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Clin Cancer Res. Author manuscript; available in PMC 2010 July 1.
Published in final edited form as:
PMCID: PMC2802735
EMSID: UKMS28005

A high throughput pharmaceutical screen identifies compounds with specific toxicity against BRCA2-deficient tumors

Abstract

Purpose:

Hereditary breast cancer is partly explained by germline mutations in BRCA1 and BRCA2. While patients carry heterozygous mutations, their tumors have typically lost the remaining wild-type allele. Selectively targeting BRCA-deficiency may therefore constitute an important therapeutic approach. Clinical trials applying this principle are underway, but it is unknown whether the compounds tested are optimal. It is therefore important to identify alternative compounds that specifically target BRCA-deficiency and to test new combination therapies to establish optimal treatment strategies.

Experimental Design:

We performed a high-throughput pharmaceutical screen on BRCA2-deficient mouse mammary tumor cells and isogenic controls with restored BRCA2 function. Subsequently, we validated positive hits in vitro and in vivo using mice carrying BRCA2-deficient mammary tumors.

Results:

Three alkylators – chlorambucil, melphalan and nimustine – displayed strong and specific toxicity against BRCA2-deficient cells. In vivo, these showed heterogeneous but generally strong BRCA2-deficient antitumor activity, with melphalan and nimustine outperforming cisplatin and the poly-(ADP-ribose)-polymerase (PARP) inhibitor olaparib (AZD2281) in this small study. In vitro drug combination experiments showed synergistic interactions between the alkylators and olaparib. Tumor intervention studies combining nimustine and olaparib resulted in recurrence-free survival exceeding 330 days in 3 out of 5 animals tested.

Conclusions:

We generated and validated a platform for identification of compounds with specific activity against BRCA2-deficient cells that translates well to the preclinical setting. Our data call for the re-evaluation of alkylators – especially melphalan and nimustine – alone or in combination with PARP inhibitors for the treatment of breast cancers with a defective BRCA pathway.

Introduction

Breast cancer is the most common malignancy in women. Approximately 10-15% of patients are reported to have a family history of breast cancer [1]. Mutations in the two hereditary breast cancer genes BRCA1 and BRCA2, identified in the mid 90's [2-5], are responsible for 15-20% of familial cases [1]. Although more than a decade of research has significantly increased our knowledge on BRCA gene function, this has not yet led to specific guidelines for the treatment of hereditary breast cancer patients [6].

BRCA1 and BRCA2 play major roles in the error-free repair of DNA double strand breaks (DSBs) through the process of homologous recombination (HR) [7-9]. Breast and ovarian tumors in BRCA-mutation carriers are typically deficient for BRCA function due to loss of heterozygosity [10, 11]. This inspired researchers to exploit the DNA repair defects of BRCA-mutated tumors by treating them with DNA damaging agents that either directly or indirectly induce DSBs.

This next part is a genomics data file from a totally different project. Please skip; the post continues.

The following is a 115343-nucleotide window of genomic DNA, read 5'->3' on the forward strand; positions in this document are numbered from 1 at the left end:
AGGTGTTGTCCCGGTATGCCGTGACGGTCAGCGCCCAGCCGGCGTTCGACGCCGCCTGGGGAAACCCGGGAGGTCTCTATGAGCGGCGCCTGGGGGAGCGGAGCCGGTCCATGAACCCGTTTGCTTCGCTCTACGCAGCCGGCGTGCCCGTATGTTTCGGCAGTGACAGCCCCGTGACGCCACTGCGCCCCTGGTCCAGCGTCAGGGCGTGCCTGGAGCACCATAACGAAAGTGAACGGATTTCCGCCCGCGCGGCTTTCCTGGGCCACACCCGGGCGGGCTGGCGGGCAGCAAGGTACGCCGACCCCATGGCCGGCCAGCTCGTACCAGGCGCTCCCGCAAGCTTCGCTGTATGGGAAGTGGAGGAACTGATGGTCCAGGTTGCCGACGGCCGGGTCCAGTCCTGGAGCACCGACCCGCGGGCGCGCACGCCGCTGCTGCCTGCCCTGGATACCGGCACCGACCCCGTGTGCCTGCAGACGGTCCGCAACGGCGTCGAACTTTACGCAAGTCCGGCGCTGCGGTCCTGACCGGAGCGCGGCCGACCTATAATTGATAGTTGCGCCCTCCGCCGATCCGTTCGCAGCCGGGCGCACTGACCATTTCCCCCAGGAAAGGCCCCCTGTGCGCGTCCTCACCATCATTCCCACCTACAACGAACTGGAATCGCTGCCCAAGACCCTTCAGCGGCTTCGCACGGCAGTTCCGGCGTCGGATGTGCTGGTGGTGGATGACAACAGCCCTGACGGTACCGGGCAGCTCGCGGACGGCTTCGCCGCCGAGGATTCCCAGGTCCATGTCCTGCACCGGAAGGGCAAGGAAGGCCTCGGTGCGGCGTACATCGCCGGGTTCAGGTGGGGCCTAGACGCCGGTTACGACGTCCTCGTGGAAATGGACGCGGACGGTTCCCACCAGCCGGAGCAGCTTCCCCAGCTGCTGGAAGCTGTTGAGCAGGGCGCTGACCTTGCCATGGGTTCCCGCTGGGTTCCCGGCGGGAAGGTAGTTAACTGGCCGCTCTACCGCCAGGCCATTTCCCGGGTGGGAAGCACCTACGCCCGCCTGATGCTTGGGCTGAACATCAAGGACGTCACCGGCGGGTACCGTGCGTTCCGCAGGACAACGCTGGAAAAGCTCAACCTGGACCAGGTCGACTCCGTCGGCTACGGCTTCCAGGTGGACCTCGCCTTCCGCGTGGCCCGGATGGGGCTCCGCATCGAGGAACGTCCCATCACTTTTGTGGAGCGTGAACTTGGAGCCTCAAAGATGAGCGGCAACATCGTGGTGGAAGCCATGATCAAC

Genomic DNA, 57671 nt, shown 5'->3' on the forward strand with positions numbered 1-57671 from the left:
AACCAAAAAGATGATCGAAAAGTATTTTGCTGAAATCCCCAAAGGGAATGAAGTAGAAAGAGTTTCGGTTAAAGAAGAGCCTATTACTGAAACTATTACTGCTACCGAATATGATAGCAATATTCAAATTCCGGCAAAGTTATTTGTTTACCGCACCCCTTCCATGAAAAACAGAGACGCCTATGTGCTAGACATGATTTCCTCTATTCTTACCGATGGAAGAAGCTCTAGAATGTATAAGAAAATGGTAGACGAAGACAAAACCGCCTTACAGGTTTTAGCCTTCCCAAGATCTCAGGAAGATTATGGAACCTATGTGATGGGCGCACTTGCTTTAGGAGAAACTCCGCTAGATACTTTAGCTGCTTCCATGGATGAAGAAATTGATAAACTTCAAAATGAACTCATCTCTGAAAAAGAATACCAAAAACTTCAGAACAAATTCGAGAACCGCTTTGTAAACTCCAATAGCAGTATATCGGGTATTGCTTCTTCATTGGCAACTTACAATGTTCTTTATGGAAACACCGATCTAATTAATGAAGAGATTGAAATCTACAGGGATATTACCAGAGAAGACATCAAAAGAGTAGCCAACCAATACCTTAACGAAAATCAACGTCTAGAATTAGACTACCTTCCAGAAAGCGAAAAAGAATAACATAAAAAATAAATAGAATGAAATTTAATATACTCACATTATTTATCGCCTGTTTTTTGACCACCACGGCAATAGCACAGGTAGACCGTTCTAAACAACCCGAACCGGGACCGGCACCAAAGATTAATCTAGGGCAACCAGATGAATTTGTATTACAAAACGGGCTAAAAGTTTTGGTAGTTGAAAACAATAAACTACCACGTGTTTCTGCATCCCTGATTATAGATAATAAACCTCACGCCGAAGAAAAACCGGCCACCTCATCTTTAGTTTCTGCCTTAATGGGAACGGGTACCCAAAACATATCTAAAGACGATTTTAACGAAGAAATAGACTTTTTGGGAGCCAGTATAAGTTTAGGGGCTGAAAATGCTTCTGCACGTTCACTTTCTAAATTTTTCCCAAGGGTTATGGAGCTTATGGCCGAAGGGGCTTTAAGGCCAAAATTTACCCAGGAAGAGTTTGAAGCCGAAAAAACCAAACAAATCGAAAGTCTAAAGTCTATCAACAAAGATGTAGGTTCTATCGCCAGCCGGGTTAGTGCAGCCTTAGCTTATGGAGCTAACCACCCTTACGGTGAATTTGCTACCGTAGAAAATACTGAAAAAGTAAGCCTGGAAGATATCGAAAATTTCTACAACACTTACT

Two classes of drugs that recently gained momentum in the treatment of BRCA-associated patients are platinum based DNA cross-linking agents and inhibitors of poly-(ADP-ribose) polymerase (PARP) activity. Cisplatin and carboplatin mostly induce inter- and intrastrand cross-links, but processing of these lesions results in intermediates of which the resolution depends on intact HR. This is thought to explain the strong sensitivity of BRCA1- and BRCA2-deficient cells towards these drugs [12, 13].

PARP activity is necessary for efficient single strand break (SSB) repair by the base excision repair (BER) pathway. In the absence of PARP activity, these lesions are thought to be converted into DSBs when encountered by replication forks that are unable to proceed. Whereas wild-type cells can subsequently repair these DSBs by HR, BRCA-deficient cells will accumulate unrepaired DSBs or misrepaired lesions due to promiscuous activity of error-prone repair pathways, ultimately leading to mitotic catastrophe. Indeed, small molecule inhibitors of PARP enzymatic activity have been shown to be highly toxic to BRCA-deficient cells [14, 15].

Both platinum-based drugs and olaparib (AZD2281), a PARP inhibitor recently shown to kill BRCA-deficient mouse mammary tumor cells [16, 17] and with promising results from phase 0 and phase 1 trials [18, 19], are currently in phase II clinical trials in breast cancer patients [20]. While clinical trials usually take several years to complete, experimentation using animal models has already yielded several important insights. BRCA1-deficient mammary tumors responded well when treated with cisplatin, carboplatin or olaparib [17, 21] and also BRCA2-deficient mammary tumors regress upon treatment with olaparib [22]. It seems unlikely, however, that these drugs will prove to be the ultimate answer to treating BRCA patients. In the same studies, Rottenberg et al. found that tumors develop resistance against olaparib and that treating with platinum drugs does not fully eradicate the tumor. Even combination treatment of olaparib with platinum agents resulted in tumor relapses, albeit with a longer latency [17, 22]. Hence, there is a continuing need for new drugs or drug combinations that selectively kill BRCA-deficient tumor cells.

In this paper, we report the development of an in vitro high-throughput screening system to identify compounds with specific toxicity towards BRCA2-deficient cancer cells. We have used this system to probe a commercially available library of 1258 drugs with known pharmacological activity and found, besides carboplatin, three alkylating agents: chlorambucil, melphalan and nimustine. In vitro validation experiments showed strong selective activity of these compounds against BRCA2-deficient cells and specific synergy with olaparib. In vivo studies using single-agent therapy showed favorable relapse-free survival times for two of the three compounds compared to cisplatin and olaparib in two different mouse models for BRCA2-deficient breast cancer. Combination therapy with nimustine and olaparib resulted in a relapse-free survival of more than 330 days in 3 out of 5 animals tested. Besides offering a platform for the identification of additional compounds for treatment of BRCA related cancers, these results call for a re-evaluation of alkylating agents already known to the clinic but not generally used for the treatment of breast cancer and further assessment of combination therapies containing both alkylators and PARP inhibitors.